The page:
Mrs. Hanes' Moravian Cookies


Image courtesy of Mrs. Hanes' Hand-Made Moravian Cookies

Yummy! Who doesn’t love Moravian crisp cookies? All the kick of gingerbread packed into a thin wafer cookie. To many of us, they’re the taste of the holidays, and certainly a special treat we give to out of town guests.

What I didn’t realize until recently was something that the 6,000-7,000 school children learn each year when they visit the Mrs. Hanes’ Moravian Cookies factory: They’re all hand-cut.

Mrs. Hanes’ is south of Clemmons, just over the Davidson County border. Originally a home business, the factory has grown through seven expansions and now takes up 36,000 square-feet just down from the family homestead.

Eight generations of Hanes’ have made the family cookie recipe that they bake up and share with customers from all 50 states and 30 countries. And while Evva Hanes, a.k.a. Mrs. Hanes, won’t share the recipe with you, she’s more than happy to share her factory with groups, walking you through the cookie-making process.

“It’s the thinness and crispness,” says Evva, when asked what makes a Moravian cookie Moravian. “It’s a European cookie in origin, and I think there was probably some competition going on among the women. ‘I can make a thinner cookie than that!’ ” Whether or not there was a friendly competition among the Moravian women all those centuries ago, we’ll never know. But as anyone who’s ever tasted the melt in your mouth crisps can tell you, we’re glad they did!

With children’s groups, the tour starts at Grandma’s Kitchen. Here, children see a wood stove and learn about the difficulties of regulating temperature with wood. They learn why the tables are wrapped in canvas before cookies are cut on them, and get a sense of what it was like to make the cookies so many years ago. Of course, there are six stations on the tour, and six flavors of Mrs. Hanes cookies, so along the way the children taste each flavor.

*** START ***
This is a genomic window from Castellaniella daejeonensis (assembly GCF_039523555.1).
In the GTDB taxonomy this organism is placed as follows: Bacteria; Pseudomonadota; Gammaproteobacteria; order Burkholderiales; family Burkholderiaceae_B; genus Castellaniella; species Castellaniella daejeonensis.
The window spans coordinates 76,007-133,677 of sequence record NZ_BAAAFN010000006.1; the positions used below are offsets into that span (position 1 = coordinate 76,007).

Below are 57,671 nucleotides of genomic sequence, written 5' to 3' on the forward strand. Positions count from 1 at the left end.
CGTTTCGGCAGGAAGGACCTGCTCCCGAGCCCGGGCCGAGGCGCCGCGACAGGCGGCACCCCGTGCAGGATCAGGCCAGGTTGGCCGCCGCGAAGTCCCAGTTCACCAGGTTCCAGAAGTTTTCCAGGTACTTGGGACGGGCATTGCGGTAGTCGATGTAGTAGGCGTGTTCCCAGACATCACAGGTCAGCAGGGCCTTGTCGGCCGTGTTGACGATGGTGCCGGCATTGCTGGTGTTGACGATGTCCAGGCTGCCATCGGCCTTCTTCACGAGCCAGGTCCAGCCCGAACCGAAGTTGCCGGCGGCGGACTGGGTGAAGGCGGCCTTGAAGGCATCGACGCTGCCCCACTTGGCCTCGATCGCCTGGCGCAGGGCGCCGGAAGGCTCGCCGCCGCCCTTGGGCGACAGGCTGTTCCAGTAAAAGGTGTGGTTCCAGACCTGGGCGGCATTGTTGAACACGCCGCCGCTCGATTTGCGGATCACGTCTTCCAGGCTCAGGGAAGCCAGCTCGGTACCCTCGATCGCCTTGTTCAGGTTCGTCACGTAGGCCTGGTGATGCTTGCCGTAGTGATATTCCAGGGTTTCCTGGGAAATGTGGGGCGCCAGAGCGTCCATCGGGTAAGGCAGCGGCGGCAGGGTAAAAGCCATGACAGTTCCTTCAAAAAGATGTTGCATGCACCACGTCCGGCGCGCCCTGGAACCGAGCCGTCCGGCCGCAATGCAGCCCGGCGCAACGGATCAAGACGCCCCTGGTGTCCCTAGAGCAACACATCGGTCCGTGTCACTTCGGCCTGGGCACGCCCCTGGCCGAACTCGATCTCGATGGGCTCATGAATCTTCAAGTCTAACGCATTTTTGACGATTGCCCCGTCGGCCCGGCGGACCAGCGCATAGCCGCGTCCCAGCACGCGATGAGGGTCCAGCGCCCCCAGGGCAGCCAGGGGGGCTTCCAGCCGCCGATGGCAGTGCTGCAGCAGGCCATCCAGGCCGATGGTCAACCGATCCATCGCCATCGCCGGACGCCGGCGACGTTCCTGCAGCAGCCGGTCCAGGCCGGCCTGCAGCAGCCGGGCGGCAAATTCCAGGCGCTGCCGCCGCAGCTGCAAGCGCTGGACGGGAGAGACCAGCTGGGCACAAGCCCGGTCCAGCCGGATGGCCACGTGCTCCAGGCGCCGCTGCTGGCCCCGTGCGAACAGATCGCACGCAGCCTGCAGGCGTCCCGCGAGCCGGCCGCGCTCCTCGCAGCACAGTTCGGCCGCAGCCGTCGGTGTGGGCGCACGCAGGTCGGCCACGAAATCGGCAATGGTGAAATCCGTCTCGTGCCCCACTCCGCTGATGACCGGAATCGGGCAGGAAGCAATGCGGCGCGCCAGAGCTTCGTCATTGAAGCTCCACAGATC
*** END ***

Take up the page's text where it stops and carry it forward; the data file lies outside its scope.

From there, they move to the warehouse, where they can see cookie tins being packed for shipping as well as see how ingredients come into the factory. That’s no easy task since the molasses they use for the ginger cookie comes in huge barrels, and they go through about 1,000 pounds of sugar each week during the peak holiday season.

Children get the opportunity to see women hand packing the cookies into the tins, wrapping each stack of cookies individually. They’ll watch as the women take one cookie off this stack, two off that, adding and subtracting cookies as they go, making sure the tin ends up weighing 1 pound. Scales sit at the ready, but the impressive part is how they can pick up a stack of cookies and just know that a cookie or two needs to be added to removed.

The tours also stop in the mixing room. Mixing the dough is the only part of the process that isn’t done by hand, and it’s hard to blame Mike Hanes for using the amazingly huge mixer, given that it mixes 700 pounds of dough at a time. Coming in once every two weeks to mix dough, he’ll mix 6,000-8,000 pounds of dough in eight hours, with the help of two other people.

Kids get to see the office area, and of course, the best part: the baking room. Here, a crew of 35 women rolls and cuts each cookie by hand, providing the world with 60,000 Mrs. Hanes cookies in one of six flavors, every baking day. Kids can find out why each woman has a special cookie cutter that she uses for one cookie on each tray that goes into the oven (quality control).